A fiscal rule to produce counter-cyclical fiscal policy in South Africa

Stellenbosch Working Paper Series No. WP13/2007
 
Publication date: 2007
 
Author(s):
[protected email address] (Department of Economics, Stellenbosch University)
[protected email address] (Department of Economics, Stellenbosch University)
 
Abstract:

This paper considers the role of fiscal policy as a component of stabilisation policy in South Africa. The South African economy – like many others, most notably the United States – has experienced considerable economic stability over the last decade. At stake in this paper is whether fiscal policy had intentionally or unintentionally contributed to this favourable outcome. A number of techniques are used to investigate the cyclicality of fiscal outcomes since the early 1990s in South Africa and the evidence does not support claims that South African fiscal policy had been pro-cyclical (and hence destabilising) overt this period. But to prevent potential fiscal pro-cyclicality from becoming a reality in South Africa a package of reforms is derived that is consistent with the empirical evidence presented. The recommended reform includes: firstly, a fiscal rule that includes the following features: a numerical limit on the ratio of government expenditure to GDP and a commitment to a balanced budget (adjusted for the economic cycle), which would allow automatic revenue stabilisers to ensure a counter-cyclical policy. Secondly, a procedural rule that requires an independent business cycle commission to calculate potential GDP, the output gap and the adjustments required to calculate the structural budget balance. This depoliticised commission will enhance fiscal transparency and prevent the temptation by fiscal authorities to adjust these estimates, which have undermined some fiscal rules in practice.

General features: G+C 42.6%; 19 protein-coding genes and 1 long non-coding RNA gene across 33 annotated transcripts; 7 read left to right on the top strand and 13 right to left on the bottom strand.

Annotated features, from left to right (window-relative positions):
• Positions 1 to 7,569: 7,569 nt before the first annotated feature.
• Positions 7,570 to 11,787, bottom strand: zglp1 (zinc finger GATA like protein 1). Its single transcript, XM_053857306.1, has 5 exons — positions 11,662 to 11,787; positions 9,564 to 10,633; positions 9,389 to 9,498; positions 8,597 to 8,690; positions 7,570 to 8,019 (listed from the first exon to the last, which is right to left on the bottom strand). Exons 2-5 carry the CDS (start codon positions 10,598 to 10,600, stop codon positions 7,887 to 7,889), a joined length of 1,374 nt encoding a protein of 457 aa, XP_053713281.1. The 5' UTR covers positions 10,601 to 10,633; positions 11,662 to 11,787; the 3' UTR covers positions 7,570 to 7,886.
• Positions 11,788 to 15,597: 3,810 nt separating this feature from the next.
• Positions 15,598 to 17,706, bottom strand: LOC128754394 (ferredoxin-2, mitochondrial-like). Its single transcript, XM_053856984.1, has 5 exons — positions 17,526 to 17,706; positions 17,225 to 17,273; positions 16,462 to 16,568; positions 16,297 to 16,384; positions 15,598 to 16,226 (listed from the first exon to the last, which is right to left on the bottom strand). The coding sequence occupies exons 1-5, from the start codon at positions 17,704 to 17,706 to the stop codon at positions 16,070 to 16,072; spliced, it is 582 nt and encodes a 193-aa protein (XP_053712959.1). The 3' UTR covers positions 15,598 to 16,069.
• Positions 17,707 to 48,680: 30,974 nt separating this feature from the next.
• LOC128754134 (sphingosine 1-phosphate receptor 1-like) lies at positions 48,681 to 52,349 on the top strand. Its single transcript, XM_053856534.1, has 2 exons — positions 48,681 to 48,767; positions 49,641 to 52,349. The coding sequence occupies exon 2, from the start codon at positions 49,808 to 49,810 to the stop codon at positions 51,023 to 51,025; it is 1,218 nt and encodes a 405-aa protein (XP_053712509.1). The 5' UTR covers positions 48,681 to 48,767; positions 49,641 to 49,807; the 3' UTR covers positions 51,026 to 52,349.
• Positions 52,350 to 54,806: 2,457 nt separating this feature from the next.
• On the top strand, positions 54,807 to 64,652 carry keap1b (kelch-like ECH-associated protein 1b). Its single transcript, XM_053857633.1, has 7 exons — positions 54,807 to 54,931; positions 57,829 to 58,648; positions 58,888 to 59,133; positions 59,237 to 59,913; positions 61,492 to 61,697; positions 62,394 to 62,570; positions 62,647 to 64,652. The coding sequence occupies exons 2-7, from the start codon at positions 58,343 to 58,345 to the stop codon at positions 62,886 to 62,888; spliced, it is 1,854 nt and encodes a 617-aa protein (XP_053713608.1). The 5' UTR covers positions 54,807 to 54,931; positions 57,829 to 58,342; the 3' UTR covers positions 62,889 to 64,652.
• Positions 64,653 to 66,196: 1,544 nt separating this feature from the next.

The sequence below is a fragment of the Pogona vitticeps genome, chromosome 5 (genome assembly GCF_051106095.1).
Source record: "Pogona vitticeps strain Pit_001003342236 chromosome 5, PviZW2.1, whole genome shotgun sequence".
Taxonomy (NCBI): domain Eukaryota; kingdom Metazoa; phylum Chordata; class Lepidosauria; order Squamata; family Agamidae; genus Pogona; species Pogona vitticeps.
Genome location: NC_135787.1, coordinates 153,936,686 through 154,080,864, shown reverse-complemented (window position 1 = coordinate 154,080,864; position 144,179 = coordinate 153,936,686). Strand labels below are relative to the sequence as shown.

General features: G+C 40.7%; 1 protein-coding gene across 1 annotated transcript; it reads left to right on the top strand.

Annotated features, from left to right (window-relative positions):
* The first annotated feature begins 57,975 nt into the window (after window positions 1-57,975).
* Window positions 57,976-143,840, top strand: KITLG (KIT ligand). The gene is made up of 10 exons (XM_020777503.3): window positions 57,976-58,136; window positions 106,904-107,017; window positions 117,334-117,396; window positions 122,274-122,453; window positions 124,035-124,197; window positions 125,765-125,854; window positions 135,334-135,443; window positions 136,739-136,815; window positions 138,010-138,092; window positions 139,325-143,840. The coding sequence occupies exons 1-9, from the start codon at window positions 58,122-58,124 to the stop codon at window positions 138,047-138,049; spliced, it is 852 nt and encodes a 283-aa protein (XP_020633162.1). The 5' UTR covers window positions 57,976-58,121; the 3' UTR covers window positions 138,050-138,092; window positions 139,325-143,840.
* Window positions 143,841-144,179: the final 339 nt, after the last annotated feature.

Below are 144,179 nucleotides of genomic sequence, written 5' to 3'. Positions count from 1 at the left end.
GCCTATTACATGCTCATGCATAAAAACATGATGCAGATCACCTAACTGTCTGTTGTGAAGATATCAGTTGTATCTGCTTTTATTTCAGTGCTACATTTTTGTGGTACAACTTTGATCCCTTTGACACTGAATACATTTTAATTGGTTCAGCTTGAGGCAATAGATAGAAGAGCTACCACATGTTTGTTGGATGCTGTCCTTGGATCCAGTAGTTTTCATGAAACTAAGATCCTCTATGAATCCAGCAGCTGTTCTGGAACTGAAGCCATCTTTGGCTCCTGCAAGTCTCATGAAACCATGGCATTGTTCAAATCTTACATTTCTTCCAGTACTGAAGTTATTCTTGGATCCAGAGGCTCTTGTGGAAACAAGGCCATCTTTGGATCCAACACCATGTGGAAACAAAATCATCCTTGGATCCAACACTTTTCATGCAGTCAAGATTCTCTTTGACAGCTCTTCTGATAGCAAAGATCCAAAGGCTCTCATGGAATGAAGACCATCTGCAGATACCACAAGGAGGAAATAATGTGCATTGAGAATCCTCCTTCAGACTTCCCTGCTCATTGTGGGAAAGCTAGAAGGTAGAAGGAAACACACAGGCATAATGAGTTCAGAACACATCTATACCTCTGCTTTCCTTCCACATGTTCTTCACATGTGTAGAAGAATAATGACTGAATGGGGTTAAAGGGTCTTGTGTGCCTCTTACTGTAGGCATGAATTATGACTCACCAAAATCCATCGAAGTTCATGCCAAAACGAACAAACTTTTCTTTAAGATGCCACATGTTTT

JEL Classification:

E320, E610, E620, E630

Keywords:

Fiscal policy, Stabilisation policy, Structural budget balance, Fiscal stance, Fiscal rules

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22 February 2021
As is often the case, domestic financial markets largely ignored local developments, including a lower-than-expected January consumer inflation print, last week and were swept along by the intensification of the global reflation trade. Outside of the inflation release, the domestic data releases continued to show that there was still some recovery momentum...

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